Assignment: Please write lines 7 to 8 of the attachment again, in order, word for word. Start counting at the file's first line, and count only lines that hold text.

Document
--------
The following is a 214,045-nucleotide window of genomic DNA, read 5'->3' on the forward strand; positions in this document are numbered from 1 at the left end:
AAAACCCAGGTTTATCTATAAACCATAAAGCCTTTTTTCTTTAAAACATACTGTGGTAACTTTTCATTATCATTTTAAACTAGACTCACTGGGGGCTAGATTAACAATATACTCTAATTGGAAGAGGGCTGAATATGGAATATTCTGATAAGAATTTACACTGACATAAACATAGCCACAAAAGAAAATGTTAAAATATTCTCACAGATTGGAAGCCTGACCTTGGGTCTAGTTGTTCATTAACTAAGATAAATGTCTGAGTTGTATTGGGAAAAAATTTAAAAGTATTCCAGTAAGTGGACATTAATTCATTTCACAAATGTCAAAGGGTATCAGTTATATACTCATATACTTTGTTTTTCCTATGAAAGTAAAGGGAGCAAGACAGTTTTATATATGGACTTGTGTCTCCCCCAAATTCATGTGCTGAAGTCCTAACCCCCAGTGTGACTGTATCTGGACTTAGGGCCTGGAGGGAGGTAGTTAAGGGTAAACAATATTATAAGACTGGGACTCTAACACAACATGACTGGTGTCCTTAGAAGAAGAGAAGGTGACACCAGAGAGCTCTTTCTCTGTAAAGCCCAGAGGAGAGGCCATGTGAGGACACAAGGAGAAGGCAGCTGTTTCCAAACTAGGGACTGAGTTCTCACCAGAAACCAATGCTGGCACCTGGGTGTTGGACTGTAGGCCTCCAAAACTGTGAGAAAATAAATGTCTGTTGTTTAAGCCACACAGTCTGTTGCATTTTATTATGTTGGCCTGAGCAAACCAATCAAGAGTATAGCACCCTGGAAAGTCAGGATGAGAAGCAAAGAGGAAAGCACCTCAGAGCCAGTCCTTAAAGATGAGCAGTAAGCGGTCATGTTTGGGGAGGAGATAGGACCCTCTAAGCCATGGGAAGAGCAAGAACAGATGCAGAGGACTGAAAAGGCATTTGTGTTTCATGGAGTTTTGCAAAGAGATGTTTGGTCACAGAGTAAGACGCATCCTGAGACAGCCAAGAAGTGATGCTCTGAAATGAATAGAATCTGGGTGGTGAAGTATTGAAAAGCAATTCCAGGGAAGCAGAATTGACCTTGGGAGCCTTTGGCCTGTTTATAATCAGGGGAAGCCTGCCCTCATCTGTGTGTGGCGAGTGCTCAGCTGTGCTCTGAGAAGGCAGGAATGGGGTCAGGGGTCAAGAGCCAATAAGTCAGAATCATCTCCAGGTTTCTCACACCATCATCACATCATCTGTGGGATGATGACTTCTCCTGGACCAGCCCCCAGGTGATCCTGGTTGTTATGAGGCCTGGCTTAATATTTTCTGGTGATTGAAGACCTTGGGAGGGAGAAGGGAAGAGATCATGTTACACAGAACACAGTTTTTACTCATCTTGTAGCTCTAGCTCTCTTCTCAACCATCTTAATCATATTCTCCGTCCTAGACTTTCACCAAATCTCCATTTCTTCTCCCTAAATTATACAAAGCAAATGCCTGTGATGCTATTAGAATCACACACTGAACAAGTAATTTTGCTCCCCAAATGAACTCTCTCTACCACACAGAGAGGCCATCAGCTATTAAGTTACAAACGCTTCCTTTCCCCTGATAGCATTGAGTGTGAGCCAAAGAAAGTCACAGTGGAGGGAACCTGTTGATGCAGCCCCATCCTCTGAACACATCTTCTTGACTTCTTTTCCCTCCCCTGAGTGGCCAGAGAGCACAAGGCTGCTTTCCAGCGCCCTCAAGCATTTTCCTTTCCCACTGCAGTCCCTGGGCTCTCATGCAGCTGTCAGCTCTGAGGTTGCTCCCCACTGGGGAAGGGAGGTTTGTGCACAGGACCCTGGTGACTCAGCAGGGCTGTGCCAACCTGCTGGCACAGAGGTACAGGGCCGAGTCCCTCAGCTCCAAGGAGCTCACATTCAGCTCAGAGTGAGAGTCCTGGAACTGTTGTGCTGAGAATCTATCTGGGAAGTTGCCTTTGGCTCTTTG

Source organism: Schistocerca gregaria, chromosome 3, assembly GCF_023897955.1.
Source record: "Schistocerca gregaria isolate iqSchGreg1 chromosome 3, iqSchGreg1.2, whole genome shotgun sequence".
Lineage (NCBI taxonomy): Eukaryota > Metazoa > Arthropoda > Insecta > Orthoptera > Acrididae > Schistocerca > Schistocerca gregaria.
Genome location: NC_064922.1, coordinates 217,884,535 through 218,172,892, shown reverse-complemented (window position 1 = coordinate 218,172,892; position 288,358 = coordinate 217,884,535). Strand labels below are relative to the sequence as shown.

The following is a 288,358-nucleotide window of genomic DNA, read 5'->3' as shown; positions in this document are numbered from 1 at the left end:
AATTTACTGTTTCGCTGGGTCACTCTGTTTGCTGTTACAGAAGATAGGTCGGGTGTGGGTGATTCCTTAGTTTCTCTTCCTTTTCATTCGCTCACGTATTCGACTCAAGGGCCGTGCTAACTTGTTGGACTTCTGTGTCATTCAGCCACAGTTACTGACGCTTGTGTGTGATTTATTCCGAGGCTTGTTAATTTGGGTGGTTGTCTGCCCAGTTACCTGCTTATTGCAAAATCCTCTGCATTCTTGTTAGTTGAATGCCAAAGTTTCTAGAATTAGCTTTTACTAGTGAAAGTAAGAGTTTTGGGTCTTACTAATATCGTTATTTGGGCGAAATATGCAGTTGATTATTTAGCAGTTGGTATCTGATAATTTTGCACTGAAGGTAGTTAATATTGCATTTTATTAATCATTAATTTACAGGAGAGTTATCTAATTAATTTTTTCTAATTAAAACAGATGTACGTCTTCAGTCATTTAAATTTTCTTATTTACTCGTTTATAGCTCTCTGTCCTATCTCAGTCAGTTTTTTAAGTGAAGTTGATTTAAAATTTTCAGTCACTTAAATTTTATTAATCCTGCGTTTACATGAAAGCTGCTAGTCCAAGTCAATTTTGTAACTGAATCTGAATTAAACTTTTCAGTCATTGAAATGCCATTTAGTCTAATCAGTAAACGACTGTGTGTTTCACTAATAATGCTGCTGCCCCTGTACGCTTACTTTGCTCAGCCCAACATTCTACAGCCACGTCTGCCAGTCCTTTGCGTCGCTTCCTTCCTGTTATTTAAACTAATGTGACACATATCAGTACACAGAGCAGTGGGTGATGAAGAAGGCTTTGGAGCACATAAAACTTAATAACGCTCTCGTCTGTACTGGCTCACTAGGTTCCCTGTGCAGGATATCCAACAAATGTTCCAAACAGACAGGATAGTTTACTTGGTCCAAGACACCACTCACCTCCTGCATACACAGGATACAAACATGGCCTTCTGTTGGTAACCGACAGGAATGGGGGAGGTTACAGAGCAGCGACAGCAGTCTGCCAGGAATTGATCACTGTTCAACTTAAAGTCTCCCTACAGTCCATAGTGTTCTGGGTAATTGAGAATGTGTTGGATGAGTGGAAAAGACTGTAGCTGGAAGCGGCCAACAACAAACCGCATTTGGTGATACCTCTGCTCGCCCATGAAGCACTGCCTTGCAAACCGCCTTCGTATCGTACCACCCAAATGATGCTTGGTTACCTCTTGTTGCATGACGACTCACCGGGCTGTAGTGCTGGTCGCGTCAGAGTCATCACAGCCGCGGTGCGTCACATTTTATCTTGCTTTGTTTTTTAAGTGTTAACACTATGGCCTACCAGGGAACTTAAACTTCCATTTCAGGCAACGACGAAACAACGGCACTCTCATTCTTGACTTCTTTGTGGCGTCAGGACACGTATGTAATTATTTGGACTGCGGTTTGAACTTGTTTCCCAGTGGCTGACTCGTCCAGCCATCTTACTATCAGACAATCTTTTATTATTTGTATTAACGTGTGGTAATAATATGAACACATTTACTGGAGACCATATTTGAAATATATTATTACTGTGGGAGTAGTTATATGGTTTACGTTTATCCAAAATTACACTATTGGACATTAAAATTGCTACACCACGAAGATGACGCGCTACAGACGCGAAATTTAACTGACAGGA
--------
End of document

The following is a 288,358-nucleotide window of genomic DNA, read 5'->3' as shown; positions in this document are numbered from 1 at the left end:
AATTTACTGTTTCGCTGGGTCACTCTGTTTGCTGTTACAGAAGATAGGTCGGGTGTGGGTGATTCCTTAGTTTCTCTTCCTTTTCATTCGCTCACGTATTCGACTCAAGGGCCGTGCTAACTTGTTGGACTTCTGTGTCATTCAGCCACAGTTACTGACGCTTGTGTGTGATTTATTCCGAGGCTTGTTAATTTGGGTGGTTGTCTGCCCAGTTACCTGCTTATTGCAAAATCCTCTGCATTCTTGTTAGTTGAATGCCAAAGTTTCTAGAATTAGCTTTTACTAGTGAAAGTAAGAGTTTTGGGTCTTACTAATATCGTTATTTGGGCGAAATATGCAGTTGATTATTTAGCAGTTGGTATCTGATAATTTTGCACTGAAGGTAGTTAATATTGCATTTTATTAATCATTAATTTACAGGAGAGTTATCTAATTAATTTTTTCTAATTAAAACAGATGTACGTCTTCAGTCATTTAAATTTTCTTATTTACTCGTTTATAGCTCTCTGTCCTATCTCAGTCAGTTTTTTAAGTGAAGTTGATTTAAAATTTTCAGTCACTTAAATTTTATTAATCCTGCGTTTACATGAAAGCTGCTAGTCCAAGTCAATTTTGTAACTGAATCTGAATTAAACTTTTCAGTCATTGAAATGCCATTTAGTCTAATCAGTAAACGACTGTGTGTTTCACTAATAATGCTGCTGCCCCTGTACGCTTACTTTGCTCAGCCCAACATTCTACAGCCACGTCTGCCAGTCCTTTGCGTCGCTTCCTTCCTGTTATTTAAACTAATGTGACACATATCAGTACACAGAGCAGTGGGTGATGAAGAAGGCTTTGGAGCACATAAAACTTAATAACGCTCTCGTCTGTACTGGCTCACTAGGTTCCCTGTGCAGGATATCCAACAAATGTTCCAAACAGACAGGATAGTTTACTTGGTCCAAGACACCACTCACCTCCTGCATACACAGGATACAAACATGGCCTTCTGTTGGTAACCGACAGGAATGGGGGAGGTTACAGAGCAGCGACAGCAGTCTGCCAGGAATTGATCACTGTTCAACTTAAAGTCTCCCTACAGTCCATAGTGTTCTGGGTAATTGAGAATGTGTTGGATGAGTGGAAAAGACTGTAGCTGGAAGCGGCCAACAACAAACCGCATTTGGTGATACCTCTGCTCGCCCATGAAGCACTGCCTTGCAAACCGCCTTCGTATCGTACCACCCAAATGATGCTTGGTTACCTCTTGTTGCATGACGACTCACCGGGCTGTAGTGCTGGTCGCGTCAGAGTCATCACAGCCGCGGTGCGTCACATTTTATCTTGCTTTGTTTTTTAAGTGTTAACACTATGGCCTACCAGGGAACTTAAACTTCCATTTCAGGCAACGACGAAACAACGGCACTCTCATTCTTGACTTCTTTGTGGCGTCAGGACACGTATGTAATTATTTGGACTGCGGTTTGAACTTGTTTCCCAGTGGCTGACTCGTCCAGCCATCTTACTATCAGACAATCTTTTATTATTTGTATTAACGTGTGGTAATAATATGAACACATTTACTGGAGACCATATTTGAAATATATTATTACTGTGGGAGTAGTTATATGGTTTACGTTTATCCAAAATTACACTATTGGACATTAAAATTGCTACACCACGAAGATGACGCGCTACAGACGCGAAATTTAACTGACAGGA